Nondepolarizing muscle relaxants are used in situations or underlying conditions that contraindicate succinylcholine. Several different nondepolarizing agents are available (Table 4). Their primary differences include onset and duration of action, metabolic fate, and cardiovascular effects. Significant histamine release can occur with several of the agents including curare, atracurium, and mivacurium, there' by limiting their use in the emergency setting. Pancuronium (0.15 mg/kg) will provide acceptable conditions for intubation in 90 to 120 seconds with paralysis lasting from 45 to 90 minutes. Mild histamine release and an increase in heart rate related to its vagolytic effects may be seen. Pancuronium is primarily (70% to 80%) dependent on renal excretion with a significantly prolonged effect in patients with renal insufficiency or failure. A more rapid onset of paralysis can be achieved with either vecuronium or rocuronium. As vecuronium is devoid of cardiovascular effects, increased doses can be used to speed the onset of neuromuscular blockade. Doses of 0.3 mg/kg will provide acceptable conditions for endotracheal intubation in 60 to 90 seconds with a duration of blockade of 60 to 90 minutes. Priming also may be used to speed the onset of vecuronium. For this, 0.01 mg/kg is administered followed in 2 to 3 minutes by the remainder of the intubating dose of 0.15 mg/kg. In the emergency setting, a priming dose generally is not recommended because it may induce significant amounts of neuromuscular blockade. It is also generally recommended that the intubating dose be given 2 to 3 minutes after the priming dose. This delay may not be practical during emergency airway management. Ehie to these problems, this practice is not recommended for emergent airway management.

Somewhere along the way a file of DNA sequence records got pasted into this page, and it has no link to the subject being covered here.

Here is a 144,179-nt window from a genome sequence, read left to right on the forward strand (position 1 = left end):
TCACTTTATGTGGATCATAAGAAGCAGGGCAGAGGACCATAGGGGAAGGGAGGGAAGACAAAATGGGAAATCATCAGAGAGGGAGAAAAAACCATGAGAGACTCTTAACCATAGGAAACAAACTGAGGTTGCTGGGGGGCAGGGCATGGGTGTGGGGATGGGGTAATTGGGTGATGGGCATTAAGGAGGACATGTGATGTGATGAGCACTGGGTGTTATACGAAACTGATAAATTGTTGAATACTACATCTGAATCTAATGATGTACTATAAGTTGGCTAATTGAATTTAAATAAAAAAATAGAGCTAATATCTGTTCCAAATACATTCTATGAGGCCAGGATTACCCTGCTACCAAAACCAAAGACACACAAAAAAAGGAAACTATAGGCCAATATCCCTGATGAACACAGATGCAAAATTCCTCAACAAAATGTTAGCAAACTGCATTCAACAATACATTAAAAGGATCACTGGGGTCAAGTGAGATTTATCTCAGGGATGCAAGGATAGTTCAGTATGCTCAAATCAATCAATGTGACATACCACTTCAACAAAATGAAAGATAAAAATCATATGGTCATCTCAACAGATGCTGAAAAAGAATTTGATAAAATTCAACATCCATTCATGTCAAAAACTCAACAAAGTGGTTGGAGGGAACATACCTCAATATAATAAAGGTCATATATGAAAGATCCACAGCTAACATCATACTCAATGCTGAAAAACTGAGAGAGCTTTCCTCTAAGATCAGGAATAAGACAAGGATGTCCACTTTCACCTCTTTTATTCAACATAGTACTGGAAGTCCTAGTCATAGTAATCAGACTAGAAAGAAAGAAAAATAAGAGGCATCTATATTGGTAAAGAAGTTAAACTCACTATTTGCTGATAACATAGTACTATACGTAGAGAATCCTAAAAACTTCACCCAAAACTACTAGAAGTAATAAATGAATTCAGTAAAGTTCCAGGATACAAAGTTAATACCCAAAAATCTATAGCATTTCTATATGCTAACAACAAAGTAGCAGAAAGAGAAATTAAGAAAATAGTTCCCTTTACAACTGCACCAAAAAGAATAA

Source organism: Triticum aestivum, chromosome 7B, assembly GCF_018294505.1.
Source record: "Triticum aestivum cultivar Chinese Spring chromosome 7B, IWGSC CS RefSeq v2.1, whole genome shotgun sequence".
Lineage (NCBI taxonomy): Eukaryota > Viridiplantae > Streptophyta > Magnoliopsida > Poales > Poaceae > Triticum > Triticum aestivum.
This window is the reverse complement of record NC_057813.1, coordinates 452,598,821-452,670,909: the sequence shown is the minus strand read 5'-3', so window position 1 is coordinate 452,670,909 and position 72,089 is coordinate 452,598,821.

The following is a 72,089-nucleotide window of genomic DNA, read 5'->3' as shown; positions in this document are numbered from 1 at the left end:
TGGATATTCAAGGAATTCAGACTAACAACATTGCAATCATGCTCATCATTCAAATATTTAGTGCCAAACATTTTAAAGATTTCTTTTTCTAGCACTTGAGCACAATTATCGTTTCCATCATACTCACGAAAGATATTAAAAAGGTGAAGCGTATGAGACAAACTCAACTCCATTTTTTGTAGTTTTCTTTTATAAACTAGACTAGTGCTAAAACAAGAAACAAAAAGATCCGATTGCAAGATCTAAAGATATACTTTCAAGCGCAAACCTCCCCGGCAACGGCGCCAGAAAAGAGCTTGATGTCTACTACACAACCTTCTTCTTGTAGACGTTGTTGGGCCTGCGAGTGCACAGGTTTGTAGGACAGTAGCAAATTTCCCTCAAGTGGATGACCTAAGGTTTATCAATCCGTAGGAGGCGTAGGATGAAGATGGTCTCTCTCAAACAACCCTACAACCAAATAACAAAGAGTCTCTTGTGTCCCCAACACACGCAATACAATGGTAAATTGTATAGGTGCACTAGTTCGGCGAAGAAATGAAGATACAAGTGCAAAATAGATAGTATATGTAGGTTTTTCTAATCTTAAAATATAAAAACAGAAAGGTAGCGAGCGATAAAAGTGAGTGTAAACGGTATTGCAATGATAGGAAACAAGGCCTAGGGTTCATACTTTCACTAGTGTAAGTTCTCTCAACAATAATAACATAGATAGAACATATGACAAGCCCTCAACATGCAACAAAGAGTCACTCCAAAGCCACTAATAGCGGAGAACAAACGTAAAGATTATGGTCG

The problem of the delayed onset with nondepolarizing muscle relaxants has been alleviated somewhat with the introduction of rocuronium.6 Acceptable intubating conditions are achieved within 60 seconds in the majority of patients, making it the most rapidly acting of the nondepolarizing neuromuscular blocking agents. Like vecuronium, it is relatively devoid of cardiovascular effects. The duration of action following an intubating dose of 0.6 to 1.2 mg/kg is 30 to 60 minutes.